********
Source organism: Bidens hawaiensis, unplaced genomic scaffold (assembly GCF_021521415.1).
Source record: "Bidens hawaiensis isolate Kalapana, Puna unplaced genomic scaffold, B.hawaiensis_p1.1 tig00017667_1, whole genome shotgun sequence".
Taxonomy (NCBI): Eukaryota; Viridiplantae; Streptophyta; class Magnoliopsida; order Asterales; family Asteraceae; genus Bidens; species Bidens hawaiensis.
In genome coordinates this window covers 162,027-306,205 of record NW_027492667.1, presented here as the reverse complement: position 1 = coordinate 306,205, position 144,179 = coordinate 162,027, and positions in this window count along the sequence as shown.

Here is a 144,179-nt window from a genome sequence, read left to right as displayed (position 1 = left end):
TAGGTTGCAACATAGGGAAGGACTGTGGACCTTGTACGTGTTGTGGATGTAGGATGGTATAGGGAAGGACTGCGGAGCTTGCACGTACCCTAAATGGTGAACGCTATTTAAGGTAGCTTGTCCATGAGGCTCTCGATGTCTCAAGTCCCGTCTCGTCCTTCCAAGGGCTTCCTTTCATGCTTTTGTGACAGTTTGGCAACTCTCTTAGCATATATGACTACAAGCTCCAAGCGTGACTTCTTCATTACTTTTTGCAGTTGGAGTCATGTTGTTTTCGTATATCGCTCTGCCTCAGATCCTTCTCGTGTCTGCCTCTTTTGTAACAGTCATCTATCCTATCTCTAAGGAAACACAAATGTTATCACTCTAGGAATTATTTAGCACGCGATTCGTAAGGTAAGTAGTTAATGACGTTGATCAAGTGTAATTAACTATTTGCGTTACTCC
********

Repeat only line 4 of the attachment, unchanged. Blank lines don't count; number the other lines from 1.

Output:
In genome coordinates this window covers 162,027-306,205 of record NW_027492667.1, presented here as the reverse complement: position 1 = coordinate 306,205, position 144,179 = coordinate 162,027, and positions in this window count along the sequence as shown.